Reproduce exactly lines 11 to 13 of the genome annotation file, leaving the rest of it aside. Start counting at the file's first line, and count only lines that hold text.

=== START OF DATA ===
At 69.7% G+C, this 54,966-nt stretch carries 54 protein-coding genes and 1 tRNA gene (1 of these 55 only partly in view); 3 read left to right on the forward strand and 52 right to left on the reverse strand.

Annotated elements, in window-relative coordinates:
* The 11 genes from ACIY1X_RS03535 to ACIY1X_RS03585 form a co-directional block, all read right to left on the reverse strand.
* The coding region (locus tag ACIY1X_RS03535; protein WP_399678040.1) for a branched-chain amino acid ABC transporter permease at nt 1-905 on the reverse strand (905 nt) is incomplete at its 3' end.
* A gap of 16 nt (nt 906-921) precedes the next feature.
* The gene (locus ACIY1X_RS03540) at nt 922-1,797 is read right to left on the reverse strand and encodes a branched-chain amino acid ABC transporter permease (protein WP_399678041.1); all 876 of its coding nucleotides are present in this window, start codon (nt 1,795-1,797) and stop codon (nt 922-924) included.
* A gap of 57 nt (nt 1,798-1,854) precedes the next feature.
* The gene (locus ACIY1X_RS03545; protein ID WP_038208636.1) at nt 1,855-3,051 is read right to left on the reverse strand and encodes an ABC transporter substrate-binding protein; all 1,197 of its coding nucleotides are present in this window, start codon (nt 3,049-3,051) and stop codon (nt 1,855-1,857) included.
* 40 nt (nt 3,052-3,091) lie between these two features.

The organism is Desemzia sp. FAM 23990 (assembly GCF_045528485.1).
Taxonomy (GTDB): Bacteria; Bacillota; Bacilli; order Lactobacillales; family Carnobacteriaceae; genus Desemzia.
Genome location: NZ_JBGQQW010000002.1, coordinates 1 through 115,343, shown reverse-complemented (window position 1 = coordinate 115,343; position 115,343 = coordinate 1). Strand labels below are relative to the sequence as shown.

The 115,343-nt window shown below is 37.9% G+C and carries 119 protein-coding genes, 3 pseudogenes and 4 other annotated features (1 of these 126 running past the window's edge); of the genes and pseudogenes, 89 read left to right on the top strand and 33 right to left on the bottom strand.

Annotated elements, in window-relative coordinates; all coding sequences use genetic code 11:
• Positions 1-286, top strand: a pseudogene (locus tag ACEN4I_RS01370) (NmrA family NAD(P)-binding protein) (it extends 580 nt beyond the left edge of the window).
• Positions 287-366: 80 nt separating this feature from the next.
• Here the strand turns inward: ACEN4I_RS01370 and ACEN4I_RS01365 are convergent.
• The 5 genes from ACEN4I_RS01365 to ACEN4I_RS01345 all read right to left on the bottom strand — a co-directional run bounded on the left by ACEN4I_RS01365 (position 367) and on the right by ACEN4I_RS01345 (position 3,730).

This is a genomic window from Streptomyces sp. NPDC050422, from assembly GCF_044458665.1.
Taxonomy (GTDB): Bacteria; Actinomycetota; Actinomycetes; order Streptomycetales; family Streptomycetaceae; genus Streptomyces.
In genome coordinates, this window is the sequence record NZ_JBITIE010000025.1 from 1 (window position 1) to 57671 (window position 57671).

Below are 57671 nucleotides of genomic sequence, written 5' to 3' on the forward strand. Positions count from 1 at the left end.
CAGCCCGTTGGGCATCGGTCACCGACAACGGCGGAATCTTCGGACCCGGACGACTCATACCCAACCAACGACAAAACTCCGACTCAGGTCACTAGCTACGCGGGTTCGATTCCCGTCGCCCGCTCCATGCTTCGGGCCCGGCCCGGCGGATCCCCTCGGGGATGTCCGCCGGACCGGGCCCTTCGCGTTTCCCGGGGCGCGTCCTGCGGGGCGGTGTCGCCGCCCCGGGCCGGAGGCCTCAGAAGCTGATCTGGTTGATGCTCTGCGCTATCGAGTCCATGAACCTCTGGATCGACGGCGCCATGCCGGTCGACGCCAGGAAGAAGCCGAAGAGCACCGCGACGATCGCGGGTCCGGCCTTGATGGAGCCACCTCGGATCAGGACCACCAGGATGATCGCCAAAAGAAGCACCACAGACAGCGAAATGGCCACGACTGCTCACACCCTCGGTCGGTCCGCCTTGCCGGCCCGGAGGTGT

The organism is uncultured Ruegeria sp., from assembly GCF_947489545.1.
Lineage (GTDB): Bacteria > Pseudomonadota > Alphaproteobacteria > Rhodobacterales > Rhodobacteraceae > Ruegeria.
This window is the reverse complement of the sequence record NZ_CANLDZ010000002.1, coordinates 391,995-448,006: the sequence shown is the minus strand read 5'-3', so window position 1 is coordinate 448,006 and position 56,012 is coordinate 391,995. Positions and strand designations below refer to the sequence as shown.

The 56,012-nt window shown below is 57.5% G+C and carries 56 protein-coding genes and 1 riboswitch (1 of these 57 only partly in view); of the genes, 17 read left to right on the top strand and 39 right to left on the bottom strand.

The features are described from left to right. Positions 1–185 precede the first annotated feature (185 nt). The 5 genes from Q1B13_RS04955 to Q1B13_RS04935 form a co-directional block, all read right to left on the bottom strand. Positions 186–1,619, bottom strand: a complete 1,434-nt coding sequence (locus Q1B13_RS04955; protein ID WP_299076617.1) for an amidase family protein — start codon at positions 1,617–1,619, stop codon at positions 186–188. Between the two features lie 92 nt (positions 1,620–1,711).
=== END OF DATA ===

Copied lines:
Taxonomy (GTDB): Bacteria; Bacillota; Bacilli; order Lactobacillales; family Carnobacteriaceae; genus Desemzia.
Genome location: NZ_JBGQQW010000002.1, coordinates 1 through 115,343, shown reverse-complemented (window position 1 = coordinate 115,343; position 115,343 = coordinate 1). Strand labels below are relative to the sequence as shown.

The 115,343-nt window shown below is 37.9% G+C and carries 119 protein-coding genes, 3 pseudogenes and 4 other annotated features (1 of these 126 running past the window's edge); of the genes and pseudogenes, 89 read left to right on the top strand and 33 right to left on the bottom strand.